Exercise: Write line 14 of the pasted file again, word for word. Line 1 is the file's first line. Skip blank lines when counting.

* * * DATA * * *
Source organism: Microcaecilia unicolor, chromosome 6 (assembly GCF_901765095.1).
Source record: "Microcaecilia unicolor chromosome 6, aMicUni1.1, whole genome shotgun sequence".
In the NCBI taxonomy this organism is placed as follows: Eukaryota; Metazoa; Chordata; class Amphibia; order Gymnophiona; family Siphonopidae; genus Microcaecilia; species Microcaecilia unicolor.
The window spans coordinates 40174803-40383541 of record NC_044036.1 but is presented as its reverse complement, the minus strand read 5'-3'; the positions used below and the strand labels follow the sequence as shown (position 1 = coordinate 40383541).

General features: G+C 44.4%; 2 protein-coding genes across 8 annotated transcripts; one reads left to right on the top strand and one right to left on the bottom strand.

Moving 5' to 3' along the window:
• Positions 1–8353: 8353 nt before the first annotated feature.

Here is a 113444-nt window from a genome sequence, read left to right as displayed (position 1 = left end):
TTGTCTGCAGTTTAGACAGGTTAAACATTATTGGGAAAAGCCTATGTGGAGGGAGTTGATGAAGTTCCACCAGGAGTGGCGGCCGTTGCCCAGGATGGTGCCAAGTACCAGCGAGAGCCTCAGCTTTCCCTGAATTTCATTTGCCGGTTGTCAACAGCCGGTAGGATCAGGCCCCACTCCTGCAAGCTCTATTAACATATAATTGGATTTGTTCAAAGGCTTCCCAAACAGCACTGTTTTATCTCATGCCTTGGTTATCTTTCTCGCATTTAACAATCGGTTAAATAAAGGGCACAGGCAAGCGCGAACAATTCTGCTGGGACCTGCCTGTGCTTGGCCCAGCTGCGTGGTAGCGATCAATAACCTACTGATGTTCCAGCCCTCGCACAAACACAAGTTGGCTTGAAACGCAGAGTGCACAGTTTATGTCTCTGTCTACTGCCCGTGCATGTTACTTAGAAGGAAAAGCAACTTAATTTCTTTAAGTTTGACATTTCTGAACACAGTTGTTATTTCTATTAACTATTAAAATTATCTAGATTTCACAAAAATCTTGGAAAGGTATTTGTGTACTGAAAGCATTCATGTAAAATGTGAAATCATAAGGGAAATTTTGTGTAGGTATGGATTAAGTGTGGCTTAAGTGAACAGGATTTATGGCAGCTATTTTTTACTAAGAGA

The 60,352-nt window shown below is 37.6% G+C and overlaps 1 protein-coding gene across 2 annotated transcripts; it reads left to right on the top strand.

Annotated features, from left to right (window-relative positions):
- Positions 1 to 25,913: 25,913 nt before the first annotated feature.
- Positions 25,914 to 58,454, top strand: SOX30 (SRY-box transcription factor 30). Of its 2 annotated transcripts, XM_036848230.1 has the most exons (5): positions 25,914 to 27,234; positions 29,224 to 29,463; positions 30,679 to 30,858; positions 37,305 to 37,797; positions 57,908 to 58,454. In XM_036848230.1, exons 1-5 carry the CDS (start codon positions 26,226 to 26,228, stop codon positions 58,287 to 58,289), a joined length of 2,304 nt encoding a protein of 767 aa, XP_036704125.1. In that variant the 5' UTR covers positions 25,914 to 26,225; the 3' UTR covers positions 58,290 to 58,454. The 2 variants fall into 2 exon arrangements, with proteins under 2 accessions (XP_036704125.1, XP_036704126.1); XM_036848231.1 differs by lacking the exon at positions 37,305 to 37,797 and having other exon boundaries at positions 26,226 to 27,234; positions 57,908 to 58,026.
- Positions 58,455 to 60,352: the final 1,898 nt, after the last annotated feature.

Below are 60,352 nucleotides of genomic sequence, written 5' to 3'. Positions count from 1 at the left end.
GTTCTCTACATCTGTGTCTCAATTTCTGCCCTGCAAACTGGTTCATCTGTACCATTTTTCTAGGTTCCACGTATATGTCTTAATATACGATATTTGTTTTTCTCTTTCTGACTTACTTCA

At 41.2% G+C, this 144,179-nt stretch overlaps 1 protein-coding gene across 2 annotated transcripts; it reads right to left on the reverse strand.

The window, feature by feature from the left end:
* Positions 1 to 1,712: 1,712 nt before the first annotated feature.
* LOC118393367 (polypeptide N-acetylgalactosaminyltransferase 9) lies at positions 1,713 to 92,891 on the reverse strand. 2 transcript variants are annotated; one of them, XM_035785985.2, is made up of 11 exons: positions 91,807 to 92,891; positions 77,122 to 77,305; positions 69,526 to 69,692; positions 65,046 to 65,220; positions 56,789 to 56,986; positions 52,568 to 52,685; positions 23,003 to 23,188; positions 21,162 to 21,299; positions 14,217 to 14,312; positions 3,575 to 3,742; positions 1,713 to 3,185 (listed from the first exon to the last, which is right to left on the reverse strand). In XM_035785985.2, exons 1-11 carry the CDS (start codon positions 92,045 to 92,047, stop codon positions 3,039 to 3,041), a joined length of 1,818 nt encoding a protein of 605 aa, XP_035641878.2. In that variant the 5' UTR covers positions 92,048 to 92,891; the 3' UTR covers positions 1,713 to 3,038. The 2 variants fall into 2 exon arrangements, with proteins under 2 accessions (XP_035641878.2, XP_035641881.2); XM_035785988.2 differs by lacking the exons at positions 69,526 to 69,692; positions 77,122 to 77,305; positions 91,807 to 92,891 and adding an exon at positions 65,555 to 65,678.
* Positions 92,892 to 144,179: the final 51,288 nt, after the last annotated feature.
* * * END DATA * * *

- Positions 58,455 to 60,352: the final 1,898 nt, after the last annotated feature.